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  • Writer's pictureKarina Neill Photography


IMPORTANT -This mask was designed for love, not for profit. Respect health care workers and this crisis all over the world. Please, respect my intellectual creativity. All masks made with this pattern should be donated to healthcare workers, family members and friends in need. I kindly ask you not to use this pattern to make extra money. Be kind and lets help our community.


In this moment of panic all over the world, we can hide, we can cry, buy every roll of toilet paper, or we can use this time to be productive and proactive.

I have been watching the news, reading facebook posts, youtube videos and all of them mention the lack of personal protective equipment (PPE) for our health care workers. I became very sad because my husband works in the health care industry and he has been going to work every day since this pandemic crisis started, and I truly worry for his health and my family's health. This motivated me to grab the leftover fabric and elastic from my workshop and brainstorm on how to create a face mask. I did some research on the CDC website in regards to " homemade mask", and I was also able to see a real N95 mask to observe it very closely, and understand how it was made, this helped me improve my first two initial patterns which had elastic going behind the ears.

Before going further, I want leave a disclaimer about this fabric homemade mask.

HCP use of homemade masks:

In settings where facemasks are not available, HCP might use homemade masks ( e.g., bandana, scarf) for care of patients with COVID-19 as a last resort. However, homemade masks are not considered PPE, since their capability to protect HCP is unknown. Caution should be exercised when considering this option. Homemade masks should ideally be used in combination with a face shield that covers the entire front (that extends to the chin or bellow) and sides of the face.

So, lets start:

I tried my best to make this pattern as simple as possible, because I am professional photographer, not a professional seamstress. But, I do know the basics of sewing and I am all about simple, fast and effective patterns. I am visual learner, so I had to photograph the mask step by step to help you understand this pattern. Lets do this!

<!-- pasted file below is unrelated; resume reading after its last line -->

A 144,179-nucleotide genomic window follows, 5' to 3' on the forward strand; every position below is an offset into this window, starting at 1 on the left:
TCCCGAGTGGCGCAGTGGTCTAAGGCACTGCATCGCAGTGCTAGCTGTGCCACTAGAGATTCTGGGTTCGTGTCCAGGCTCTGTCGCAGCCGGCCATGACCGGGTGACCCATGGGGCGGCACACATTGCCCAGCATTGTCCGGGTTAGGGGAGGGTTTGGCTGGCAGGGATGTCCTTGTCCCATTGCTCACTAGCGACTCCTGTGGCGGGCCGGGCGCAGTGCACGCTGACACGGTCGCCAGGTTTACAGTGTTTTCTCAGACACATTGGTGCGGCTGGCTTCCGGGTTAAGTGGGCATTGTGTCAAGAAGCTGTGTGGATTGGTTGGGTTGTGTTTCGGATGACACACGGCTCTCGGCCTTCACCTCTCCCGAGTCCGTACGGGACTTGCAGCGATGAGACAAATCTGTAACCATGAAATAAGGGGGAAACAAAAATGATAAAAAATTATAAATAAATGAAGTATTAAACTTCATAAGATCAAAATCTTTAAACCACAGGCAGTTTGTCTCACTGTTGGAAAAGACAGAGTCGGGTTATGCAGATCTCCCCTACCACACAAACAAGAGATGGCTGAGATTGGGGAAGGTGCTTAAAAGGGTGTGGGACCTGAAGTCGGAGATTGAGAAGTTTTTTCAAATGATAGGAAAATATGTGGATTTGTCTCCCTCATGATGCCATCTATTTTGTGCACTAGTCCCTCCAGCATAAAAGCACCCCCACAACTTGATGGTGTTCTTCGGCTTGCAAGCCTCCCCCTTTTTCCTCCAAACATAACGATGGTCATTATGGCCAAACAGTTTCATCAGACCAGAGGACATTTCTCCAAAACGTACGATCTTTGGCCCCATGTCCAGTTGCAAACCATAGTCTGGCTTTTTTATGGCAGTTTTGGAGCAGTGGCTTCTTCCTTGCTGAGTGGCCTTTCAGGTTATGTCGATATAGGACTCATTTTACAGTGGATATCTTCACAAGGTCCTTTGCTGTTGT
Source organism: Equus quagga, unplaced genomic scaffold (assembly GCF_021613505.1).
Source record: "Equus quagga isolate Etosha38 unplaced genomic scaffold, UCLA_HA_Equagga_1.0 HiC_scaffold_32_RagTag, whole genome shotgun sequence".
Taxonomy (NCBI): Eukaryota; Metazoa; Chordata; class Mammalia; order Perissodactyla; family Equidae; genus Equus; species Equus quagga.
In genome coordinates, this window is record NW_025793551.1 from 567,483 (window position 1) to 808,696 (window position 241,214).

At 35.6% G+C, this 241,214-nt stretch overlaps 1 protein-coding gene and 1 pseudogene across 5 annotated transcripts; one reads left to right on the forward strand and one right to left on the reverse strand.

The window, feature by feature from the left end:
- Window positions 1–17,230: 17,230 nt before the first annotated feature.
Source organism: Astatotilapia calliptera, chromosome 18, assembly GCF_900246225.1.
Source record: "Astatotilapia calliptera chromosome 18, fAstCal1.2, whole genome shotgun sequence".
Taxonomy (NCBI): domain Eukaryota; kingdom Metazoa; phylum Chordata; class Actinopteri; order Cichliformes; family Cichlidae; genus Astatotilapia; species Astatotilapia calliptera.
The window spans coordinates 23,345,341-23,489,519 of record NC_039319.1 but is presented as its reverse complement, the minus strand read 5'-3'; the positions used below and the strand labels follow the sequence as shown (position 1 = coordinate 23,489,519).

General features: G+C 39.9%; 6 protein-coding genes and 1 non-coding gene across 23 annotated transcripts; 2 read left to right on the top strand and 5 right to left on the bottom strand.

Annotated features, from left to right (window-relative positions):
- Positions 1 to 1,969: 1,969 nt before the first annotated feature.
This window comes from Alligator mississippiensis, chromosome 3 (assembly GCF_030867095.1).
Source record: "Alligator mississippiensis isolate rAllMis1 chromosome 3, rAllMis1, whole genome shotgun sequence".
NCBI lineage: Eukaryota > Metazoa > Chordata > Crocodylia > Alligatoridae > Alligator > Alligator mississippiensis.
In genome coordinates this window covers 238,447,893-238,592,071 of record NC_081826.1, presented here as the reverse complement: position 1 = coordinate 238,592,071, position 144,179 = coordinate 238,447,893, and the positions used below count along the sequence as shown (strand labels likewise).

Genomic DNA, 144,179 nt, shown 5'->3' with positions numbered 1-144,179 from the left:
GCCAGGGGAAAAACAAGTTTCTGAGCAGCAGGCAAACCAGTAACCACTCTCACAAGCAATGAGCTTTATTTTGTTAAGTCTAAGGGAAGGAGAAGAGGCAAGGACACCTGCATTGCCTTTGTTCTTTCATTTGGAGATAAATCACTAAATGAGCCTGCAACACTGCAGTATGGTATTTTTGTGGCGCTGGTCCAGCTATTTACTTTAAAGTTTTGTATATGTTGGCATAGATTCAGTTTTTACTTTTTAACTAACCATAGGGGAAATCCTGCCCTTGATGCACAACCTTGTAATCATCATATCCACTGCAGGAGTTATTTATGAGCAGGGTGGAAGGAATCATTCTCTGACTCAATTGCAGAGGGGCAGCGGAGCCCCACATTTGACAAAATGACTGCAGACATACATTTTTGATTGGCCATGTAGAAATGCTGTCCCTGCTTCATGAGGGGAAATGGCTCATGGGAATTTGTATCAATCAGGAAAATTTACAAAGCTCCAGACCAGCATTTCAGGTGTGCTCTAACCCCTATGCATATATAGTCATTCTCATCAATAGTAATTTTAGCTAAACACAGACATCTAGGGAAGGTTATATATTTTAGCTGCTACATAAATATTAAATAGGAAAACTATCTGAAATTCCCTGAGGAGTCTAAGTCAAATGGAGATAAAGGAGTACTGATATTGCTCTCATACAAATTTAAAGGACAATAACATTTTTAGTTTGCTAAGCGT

This mask is made with only one piece of fabric, you do not need to join different pieces of fabric, but you need to fold, sew, fold, and sew again.

Step 1: Materials -

-14"x8" piece of fabric. I used cotton fabric, you can use quilt fabric too.

- 2 pieces of elastic. One is 13" long and the other one is 9" long. I will explain later why you need 2 different sizes. I used the 3/8" wide elastic for this mask.

Step 2: Fold the piece of fabric. So now you will have a piece of 7" x 8", and it has to be on the wrong side of the fabric. We will work on the wrong side of the fabric until Step 7.

Step 3: Mark 2" on each side of the fabric. Do this on the edge of the fabric and keep working on the wrong side of the fabric. You will mark 2", leave 4" and mark again 2" on other edge of this piece.

Still working on the wrong side of the fabric.

Step 4: Pin in place and with a 1/4" seam allowance, sew along the first part of marked 2", reinforce there and cut the thread, leave the next 4" opened , DO NOT sew this part and move the next marked 2" space and sew along, reinforce the edge and cut the thread. When you are done with this step, you will have a piece 2" sewed, 4" opened and 2" sewed. Good job!

Still working on the wrong side of the fabric.

Still working on the wrong side of the fabric.

Step 5: Place the piece on your cutting mat or table, then bring the sewed edge to the middle of the piece, make sure it is laying right on the middle of the piece and it is properly centered, then press the edges of the seam allowance, press the all the edges in general, so the complete piece stay in place and has a better shape. Just as shown in the photo below.

At this point, you will have a piece with two layers, one layer is flat, the layer on top has the 4" opening, the seam allowance centered, pressed and folded to the sides.

Still working on the wrong side of the fabric.

Step 6: I had to divide this step, to explain it with more details and images.

Turn the piece horizontally, where the 8" part is on top and the 6 1/2" is on the sides. We will get ready to attach the elastic.

Grab the 13" piece of elastic first and place it inside the two layers piece, this piece goes on the top edge.

Grab the 9" piece of elastic and place it inside the two layers piece, this piece goes on the lower edge. This piece of elastic will go around the lower part of your neck, that is why this piece of elastic is smaller. If your head is smaller you can cut a 8" piece of elastic for this part.